Deconstructing Schizophrenia: Advances in Preclinical Models for Biomarker Identification

  • Judith A. PrattEmail author
  • Brian Morris
  • Neil Dawson
Part of the Current Topics in Behavioral Neurosciences book series (CTBN, volume 40)


Schizophrenia is considered to develop as a consequence of genetic and environmental factors impacting on brain neural systems and circuits during vulnerable neurodevelopmental periods, thereby resulting in symptoms in early adulthood. Understanding of the impact of schizophrenia risk factors on brain biology and behaviour can help in identifying biologically relevant pathways that are attractive for informing clinical studies and biomarker development. In this chapter, we emphasize the importance of adopting a reciprocal forward and reverse translation approach that is iteratively updated when additional new information is gained, either preclinically or clinically, for offering the greatest opportunity for discovering panels of biomarkers for the diagnosis, prognosis and treatment of schizophrenia. Importantly, biomarkers for identifying those at risk may inform early intervention strategies prior to the development of schizophrenia.

Given the emerging nature of this approach in the field, this review will highlight recent research of preclinical biomarkers in schizophrenia that show the most promise for informing clinical needs with an emphasis on relevant imaging, electrophysiological, cognitive behavioural and biochemical modalities. The implementation of this reciprocal translational approach is exemplified firstly by the production and characterization of preclinical models based on the glutamate hypofunction hypothesis, genetic and environmental risk factors for schizophrenia (reverse translation), and then the recent clinical recognition of the thalamic reticular thalamus (TRN) as an important locus of brain dysfunction in schizophrenia as informed by preclinical findings (forward translation).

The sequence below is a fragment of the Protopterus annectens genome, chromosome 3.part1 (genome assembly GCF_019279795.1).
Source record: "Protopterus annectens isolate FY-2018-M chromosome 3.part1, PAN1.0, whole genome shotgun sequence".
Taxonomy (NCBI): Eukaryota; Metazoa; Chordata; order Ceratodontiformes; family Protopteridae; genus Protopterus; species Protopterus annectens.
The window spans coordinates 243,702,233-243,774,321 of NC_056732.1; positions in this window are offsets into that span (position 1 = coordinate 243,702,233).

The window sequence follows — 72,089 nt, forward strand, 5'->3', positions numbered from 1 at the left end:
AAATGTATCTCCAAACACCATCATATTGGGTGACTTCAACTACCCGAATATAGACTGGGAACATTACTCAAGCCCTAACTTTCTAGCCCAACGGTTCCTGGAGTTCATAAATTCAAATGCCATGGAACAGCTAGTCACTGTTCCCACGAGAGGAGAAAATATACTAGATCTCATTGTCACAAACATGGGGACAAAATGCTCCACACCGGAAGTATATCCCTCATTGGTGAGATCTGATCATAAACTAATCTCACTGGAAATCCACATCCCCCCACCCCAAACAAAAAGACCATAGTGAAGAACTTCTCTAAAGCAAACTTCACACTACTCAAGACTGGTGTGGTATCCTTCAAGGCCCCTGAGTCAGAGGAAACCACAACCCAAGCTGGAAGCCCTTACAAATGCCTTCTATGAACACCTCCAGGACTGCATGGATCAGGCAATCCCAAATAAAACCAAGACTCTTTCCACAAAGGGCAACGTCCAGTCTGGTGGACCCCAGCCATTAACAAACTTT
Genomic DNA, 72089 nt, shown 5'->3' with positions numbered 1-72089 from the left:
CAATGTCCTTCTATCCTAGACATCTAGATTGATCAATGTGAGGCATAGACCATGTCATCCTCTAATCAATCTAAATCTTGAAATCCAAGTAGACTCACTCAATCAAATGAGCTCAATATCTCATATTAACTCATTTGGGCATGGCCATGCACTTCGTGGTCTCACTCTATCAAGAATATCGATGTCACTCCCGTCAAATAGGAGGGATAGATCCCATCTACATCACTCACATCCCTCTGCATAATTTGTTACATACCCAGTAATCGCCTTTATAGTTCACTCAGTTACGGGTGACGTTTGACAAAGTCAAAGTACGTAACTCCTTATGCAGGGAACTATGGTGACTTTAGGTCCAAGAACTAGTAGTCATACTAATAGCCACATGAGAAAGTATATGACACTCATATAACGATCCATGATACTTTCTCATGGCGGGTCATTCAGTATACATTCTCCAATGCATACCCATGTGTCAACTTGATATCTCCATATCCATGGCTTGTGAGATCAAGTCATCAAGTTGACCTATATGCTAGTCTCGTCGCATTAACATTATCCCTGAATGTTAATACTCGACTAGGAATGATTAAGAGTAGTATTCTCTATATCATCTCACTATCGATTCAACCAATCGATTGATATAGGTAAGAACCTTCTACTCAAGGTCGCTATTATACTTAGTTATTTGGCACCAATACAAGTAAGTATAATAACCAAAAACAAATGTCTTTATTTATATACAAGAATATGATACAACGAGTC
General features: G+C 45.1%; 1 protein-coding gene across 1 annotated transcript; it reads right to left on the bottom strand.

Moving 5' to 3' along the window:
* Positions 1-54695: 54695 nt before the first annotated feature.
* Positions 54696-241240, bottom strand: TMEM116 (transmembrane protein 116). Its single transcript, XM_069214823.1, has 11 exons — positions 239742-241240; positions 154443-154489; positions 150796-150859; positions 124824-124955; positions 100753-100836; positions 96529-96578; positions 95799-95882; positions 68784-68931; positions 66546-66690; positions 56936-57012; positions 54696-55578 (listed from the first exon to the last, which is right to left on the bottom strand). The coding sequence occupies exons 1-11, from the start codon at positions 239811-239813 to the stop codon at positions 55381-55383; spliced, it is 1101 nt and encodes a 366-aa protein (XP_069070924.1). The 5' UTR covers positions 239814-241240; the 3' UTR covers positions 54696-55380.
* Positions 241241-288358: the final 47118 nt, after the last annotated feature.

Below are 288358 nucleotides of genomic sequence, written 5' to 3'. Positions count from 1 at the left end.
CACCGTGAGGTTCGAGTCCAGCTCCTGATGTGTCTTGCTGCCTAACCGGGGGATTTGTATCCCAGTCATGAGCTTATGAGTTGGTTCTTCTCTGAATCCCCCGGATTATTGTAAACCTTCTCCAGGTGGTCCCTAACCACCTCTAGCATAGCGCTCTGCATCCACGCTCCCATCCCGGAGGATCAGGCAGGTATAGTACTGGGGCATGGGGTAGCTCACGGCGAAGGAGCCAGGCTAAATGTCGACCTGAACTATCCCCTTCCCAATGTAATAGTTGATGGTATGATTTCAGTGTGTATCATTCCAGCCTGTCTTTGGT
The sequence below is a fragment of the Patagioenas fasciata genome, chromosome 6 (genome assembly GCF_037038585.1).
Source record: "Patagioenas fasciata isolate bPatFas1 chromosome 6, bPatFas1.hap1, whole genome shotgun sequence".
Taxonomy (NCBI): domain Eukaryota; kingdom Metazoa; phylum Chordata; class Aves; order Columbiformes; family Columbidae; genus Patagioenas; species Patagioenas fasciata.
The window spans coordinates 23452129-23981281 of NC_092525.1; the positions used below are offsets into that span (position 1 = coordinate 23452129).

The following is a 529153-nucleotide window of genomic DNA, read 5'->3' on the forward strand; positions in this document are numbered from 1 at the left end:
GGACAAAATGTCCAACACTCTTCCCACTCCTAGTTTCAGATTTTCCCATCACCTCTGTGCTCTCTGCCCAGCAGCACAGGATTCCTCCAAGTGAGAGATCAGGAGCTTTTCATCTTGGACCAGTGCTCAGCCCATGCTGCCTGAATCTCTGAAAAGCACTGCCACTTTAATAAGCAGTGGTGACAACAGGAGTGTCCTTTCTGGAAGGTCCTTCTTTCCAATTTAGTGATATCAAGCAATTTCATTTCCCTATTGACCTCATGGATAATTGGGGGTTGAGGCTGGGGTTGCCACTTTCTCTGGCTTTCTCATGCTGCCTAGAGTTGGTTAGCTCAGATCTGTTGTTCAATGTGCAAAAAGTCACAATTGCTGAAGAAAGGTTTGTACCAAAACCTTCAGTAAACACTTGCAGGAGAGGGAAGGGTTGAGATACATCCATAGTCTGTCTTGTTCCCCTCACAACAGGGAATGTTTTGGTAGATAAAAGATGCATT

Behavioural biomarkers Biochemical biomarkers Cognition Forward translation Genetic mouse models Glutamate Imaging biomarkers NMDA receptor Oscillations Reverse translation Risk factors Thalamic reticular nucleus 



JAP, BJM and ND jointly hold an MRC research grant (MR/N012704/1). JAP and BJM currently hold MRC grants MR/N012704/1 and IMPC-74593/1 and an academic research grant from Servier. Previous support which has contributed to the development of this work includes funding from Mitsubishi Pharma and a Pfizer Translational Medicine research programme.


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Copyright information

© Springer International Publishing AG, part of Springer Nature 2018

Authors and Affiliations

  1. 1.Strathclyde Institute of Pharmacy and Biomedical SciencesUniversity of StrathclydeGlasgowUK
  2. 2.Institute of Neuroscience and Psychology, College of Veterinary and Life SciencesUniversity of GlasgowGlasgowUK
  3. 3.Division of Biomedical and Life Sciences, Faculty of Health and MedicineLancaster UniversityLancasterUK

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